Defining a Just War
II. LEGALIST/UN APPROACH International treaties that deal with terrorism on civil aircraft call for cooperation in apprehending suspects and allow for their subsequent indictment and prosecution by national courts. Such laws could in theory be invoked to capture Osama bin Laden and his leading associates and charge them with international crimes, including crimes against humanity. A tribunal could be constituted under the authority of the United Nations, and a fair trial could then be held that would avoid war and the ensuing pain, destruction and associated costs. The narrative of apocalyptic terrorism could be laid before the world as the crimes of Nazism were bared at Nuremberg.
But this course is unlikely to deal effectively with the overall threat. A public prosecution would give bin Laden and associates a platform to rally further support among a large constituency of sympathizers, and conviction and punishment would certainly be viewed as a kind of legal martyrdom. It would be impossible to persuade the United States government to empower such a tribunal unless it was authorized to impose capital punishment, and it is doubtful that several of the permanent members of the Security Council could be persuaded to allow death sentences. Beyond this, the evidence linking bin Laden to the September 11 attacks and other instances of global terrorism may well be insufficient to produce an assured conviction in an impartial legal tribunal, particularly if conspiracy was not among the criminal offenses that could be charged. European and other foreign governments are unlikely to be willing to treat conspiracy as a capital crime. And it strains the imagination to suppose that the Bush Administration would relinquish control over bin Laden to an international tribunal. On a more general level, it also seems highly improbable that the US government can be persuaded to rely on the collective security mechanisms of the UN even to the unsatisfactory degree permitted during the Gulf War. To be sure, the UN Security Council has provided a vague antiterrorist mandate as well as an endorsement of a US right of response, but such legitimizing gestures are no more than that. For better and worse, the United States is relying on its claimed right of self-defense, and Washington seems certain to insist on full operational control over the means and ends of the war that is now under way. Such a reliance is worrisome, given past US behavior and the somewhat militaristic character of both the leadership in Washington and the broader societal orientation in America toward the use of overwhelming force against the nation's enemies.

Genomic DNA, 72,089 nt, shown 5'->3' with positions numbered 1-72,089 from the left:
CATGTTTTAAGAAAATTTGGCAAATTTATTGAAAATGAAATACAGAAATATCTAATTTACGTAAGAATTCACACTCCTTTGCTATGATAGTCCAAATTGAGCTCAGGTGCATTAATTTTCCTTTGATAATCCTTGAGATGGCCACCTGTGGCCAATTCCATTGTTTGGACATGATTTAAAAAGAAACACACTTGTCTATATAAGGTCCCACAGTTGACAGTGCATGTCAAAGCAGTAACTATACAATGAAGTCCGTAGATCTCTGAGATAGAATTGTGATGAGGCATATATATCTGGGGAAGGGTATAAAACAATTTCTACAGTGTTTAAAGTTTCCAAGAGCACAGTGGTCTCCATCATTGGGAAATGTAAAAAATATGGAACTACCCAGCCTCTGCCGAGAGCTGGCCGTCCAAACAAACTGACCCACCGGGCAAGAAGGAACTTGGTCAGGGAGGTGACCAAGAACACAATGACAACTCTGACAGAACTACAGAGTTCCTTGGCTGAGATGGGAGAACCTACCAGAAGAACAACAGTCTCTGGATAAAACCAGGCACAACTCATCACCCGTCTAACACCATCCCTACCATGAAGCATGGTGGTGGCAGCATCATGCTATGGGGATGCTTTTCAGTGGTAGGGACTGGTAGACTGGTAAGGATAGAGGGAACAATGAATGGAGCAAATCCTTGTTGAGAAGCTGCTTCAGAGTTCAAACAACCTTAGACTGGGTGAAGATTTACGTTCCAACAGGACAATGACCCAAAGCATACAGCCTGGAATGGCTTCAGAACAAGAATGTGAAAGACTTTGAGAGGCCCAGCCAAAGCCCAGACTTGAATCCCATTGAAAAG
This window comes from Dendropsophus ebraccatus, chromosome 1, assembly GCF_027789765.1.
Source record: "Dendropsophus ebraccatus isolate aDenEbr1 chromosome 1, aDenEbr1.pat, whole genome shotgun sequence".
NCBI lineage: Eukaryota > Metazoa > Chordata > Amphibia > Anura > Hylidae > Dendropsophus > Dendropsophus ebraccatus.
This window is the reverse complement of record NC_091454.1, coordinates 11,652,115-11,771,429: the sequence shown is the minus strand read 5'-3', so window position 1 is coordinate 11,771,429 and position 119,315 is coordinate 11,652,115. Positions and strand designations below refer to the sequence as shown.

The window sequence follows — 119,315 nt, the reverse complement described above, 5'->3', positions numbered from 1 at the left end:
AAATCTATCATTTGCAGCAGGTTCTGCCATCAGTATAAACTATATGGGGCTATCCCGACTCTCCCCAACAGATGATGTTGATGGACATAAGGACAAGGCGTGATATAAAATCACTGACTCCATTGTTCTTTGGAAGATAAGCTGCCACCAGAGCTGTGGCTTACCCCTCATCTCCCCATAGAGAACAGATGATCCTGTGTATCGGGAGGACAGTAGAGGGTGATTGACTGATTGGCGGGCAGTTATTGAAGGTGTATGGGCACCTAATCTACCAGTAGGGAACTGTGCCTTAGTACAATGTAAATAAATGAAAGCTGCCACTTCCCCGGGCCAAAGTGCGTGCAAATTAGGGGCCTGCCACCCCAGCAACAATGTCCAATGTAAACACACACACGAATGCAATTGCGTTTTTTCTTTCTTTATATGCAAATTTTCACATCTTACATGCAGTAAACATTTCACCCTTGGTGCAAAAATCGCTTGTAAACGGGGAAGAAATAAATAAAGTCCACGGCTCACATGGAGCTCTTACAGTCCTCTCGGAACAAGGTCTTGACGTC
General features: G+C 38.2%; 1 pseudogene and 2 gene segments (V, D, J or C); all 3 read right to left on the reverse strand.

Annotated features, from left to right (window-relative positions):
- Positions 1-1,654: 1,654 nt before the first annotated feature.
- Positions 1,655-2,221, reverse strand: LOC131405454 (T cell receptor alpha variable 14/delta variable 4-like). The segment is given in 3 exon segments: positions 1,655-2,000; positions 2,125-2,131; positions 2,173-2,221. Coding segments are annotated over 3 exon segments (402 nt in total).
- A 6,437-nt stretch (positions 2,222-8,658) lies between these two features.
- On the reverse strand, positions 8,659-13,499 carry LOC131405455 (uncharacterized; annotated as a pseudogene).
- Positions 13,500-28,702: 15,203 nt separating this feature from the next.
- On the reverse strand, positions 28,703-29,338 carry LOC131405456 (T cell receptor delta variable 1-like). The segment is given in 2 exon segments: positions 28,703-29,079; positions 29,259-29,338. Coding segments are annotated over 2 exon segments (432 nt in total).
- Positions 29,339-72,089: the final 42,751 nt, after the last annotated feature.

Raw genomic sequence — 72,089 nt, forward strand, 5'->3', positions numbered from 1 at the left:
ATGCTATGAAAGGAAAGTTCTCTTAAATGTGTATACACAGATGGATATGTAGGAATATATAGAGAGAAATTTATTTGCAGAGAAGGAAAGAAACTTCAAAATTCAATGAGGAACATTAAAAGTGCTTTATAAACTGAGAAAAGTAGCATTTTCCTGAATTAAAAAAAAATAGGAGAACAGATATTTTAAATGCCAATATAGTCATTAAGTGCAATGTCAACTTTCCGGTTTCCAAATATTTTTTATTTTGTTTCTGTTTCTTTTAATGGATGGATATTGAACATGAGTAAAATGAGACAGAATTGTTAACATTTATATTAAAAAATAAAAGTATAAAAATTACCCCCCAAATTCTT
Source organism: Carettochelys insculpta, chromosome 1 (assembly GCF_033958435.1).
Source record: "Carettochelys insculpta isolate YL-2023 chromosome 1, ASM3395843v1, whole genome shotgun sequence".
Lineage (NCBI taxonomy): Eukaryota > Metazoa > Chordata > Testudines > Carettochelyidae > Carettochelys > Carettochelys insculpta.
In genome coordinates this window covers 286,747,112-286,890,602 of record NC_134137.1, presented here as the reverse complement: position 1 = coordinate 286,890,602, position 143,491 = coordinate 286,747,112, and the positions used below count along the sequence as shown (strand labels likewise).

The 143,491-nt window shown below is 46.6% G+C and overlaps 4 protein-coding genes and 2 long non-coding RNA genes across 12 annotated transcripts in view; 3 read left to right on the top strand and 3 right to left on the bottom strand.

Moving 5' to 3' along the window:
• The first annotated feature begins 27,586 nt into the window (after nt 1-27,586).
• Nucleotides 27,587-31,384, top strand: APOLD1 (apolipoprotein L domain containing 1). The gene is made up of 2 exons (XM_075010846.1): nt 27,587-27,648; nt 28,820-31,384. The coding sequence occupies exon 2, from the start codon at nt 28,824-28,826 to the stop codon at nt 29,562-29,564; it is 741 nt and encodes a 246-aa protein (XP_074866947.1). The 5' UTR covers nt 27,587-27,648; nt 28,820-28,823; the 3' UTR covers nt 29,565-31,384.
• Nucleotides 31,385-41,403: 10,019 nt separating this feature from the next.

Yet at this stage it is unreasonable to expect the US government to rely on the UN to fulfill its defensive needs. The UN lacks the capability, authority and will to respond to the kind of threat to global security posed by this new form of terrorist world war. The UN was established to deal with wars among states, while a transnational actor that cannot be definitively linked to a state is behind the attacks on the United States. Al Qaeda's relationship to the Taliban regime in Afghanistan is contingent, with Al Qaeda being more the sponsor of the state rather than the other way around.
Undoubtedly, the world would be safer and more secure with a stronger UN that had the support of the leading states in the world. The United States has for years acted more to obstruct than to foster such a transformation. Surely the long-term effects of this crisis should involve a new surge of support for a reformed UN that would have independent means of financing its operations, with its own peacekeeping and enforcement capabilities backed up by an international criminal court. Such a transformed UN would generate confidence that it could and would uphold its charter in an evenhanded manner that treats people equally. But it would be foolish to pretend that the UN today, even if it were to enjoy a far higher level of US support than it does, could mount an effective response to the September 11 attacks.